Emerging markets are sure to suffer the most as a result of these global trade wars, and South Africa, with an open economy, is no different, says Takaendesa. “When elephants fight the grass gets hurt.”

Ashburton Investments fund manager Nico Els agrees, adding that there is nothing that the South African government, for example, can do to buffer itself against the fallout of the trade war.

“There are lots of concerns about the trade wars,” says Els. “Fears of a global recession are piling higher and higher every day.”

Developments around Brexit and the US/Iran conflict in the Middle East are adding to the turmoil, explains Els. 

He says this is not good news for the South African economy, which needs a stable global environment to prosper.

South Africa will feel the impact in rand volatility, according to Takaendesa.

One place where South Africans will experience the direct impact is at the fuel pumps. Takaendesa explains that the dollar-oil price normally decreases when the global economy is suffering. However, the fuel price in South Africa usually goes up during periods of tough global conditions as the impact of a weaker rand tends to be more significant than the decrease in global oil prices.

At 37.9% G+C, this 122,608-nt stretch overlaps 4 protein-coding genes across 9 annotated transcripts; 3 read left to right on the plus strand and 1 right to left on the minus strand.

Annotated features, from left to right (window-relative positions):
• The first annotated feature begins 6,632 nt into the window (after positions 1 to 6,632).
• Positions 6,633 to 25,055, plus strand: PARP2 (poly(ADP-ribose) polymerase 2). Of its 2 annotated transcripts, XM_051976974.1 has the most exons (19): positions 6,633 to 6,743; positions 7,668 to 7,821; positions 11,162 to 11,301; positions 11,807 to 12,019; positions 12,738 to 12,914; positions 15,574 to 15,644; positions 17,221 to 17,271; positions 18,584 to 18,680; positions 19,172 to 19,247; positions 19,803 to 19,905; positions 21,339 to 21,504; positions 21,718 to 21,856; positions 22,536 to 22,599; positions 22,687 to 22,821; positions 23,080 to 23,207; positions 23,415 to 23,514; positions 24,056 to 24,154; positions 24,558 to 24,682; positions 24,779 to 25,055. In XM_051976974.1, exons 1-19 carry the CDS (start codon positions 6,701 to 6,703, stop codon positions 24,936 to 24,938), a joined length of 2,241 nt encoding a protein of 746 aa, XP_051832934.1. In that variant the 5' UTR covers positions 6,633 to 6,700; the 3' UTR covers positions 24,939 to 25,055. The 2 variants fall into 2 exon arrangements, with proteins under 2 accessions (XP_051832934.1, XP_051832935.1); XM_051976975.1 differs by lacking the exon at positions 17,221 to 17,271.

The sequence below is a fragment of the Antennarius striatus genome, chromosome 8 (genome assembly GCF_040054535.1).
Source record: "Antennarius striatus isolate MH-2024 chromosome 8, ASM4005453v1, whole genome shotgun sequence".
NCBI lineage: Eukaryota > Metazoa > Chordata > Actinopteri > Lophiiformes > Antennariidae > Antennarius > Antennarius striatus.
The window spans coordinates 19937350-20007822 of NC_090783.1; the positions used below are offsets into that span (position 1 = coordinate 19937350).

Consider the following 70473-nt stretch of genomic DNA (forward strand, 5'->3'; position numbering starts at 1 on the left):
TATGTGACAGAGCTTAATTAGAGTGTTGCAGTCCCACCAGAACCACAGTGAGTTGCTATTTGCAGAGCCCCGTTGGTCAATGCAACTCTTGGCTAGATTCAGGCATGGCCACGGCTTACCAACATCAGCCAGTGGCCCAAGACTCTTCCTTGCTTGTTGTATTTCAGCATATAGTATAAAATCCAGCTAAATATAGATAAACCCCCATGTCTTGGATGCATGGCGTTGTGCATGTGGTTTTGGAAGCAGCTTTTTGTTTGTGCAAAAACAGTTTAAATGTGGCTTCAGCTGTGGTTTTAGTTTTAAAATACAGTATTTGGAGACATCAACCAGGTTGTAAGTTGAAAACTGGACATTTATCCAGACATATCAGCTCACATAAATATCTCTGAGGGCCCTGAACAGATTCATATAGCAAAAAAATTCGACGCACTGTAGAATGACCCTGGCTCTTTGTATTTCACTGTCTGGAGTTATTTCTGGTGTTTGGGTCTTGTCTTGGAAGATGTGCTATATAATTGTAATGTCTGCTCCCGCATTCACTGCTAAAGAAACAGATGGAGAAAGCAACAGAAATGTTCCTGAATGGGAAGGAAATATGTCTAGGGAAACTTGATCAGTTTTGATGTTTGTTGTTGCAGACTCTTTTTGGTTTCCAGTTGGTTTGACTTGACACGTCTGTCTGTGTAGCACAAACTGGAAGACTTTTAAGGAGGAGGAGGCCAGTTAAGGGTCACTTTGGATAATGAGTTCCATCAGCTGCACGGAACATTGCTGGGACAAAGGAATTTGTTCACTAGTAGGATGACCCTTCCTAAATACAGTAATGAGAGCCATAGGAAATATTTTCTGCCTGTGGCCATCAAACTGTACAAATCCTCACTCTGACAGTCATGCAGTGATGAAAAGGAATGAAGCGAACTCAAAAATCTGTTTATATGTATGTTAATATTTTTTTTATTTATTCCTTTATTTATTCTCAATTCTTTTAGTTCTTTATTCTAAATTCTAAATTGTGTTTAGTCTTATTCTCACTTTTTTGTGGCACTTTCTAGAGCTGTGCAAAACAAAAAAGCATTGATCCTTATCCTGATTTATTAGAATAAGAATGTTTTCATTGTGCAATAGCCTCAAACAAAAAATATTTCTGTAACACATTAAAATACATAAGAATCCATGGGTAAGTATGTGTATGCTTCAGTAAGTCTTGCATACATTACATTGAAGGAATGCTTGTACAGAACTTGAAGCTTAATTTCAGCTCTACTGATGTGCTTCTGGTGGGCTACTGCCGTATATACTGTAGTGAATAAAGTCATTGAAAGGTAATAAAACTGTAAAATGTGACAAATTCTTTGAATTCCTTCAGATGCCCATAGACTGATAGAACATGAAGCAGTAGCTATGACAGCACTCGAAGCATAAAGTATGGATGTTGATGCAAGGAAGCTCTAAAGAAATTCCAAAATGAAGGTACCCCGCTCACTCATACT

Porter says trade wars definitely have a negative impact on an emerging market’s currency.

Higher fuel prices in SA will likely also result in a rise in inflation locally due to the knock-on effects on logistics and food prices, he says.

“The consumer will come under more pressure; this will impact the country’s growth, which already saw a shocker contraction in the first quarter of the year,” says Porter, warning that “two negative quarters will put us under a technical recession.” 

The retail industry will suffer as the consumer will spend less, he says, while insurers and asset managers – who invest heavily in the markets – will also be negatively impacted.

Takaendesa expects the local impact of a prolonged trade war to be concentrated in the exporting sectors of the economy, as well as “autos and mining”. This is especially true if the trade barriers “combine with weaker growth in our trading partners”.

He says that all sectors of the equity market will be affected if the trade wars result in a material slowdown in global growth. However, cyclical sectors will suffer more than the defensive sectors.

This is an extract from the cover story that originally appeared in the 20 June edition of finweek. Buy and download the magazine here or subscribe to our newsletter here.

cyril ramaphosa  |  donald trump  |  economy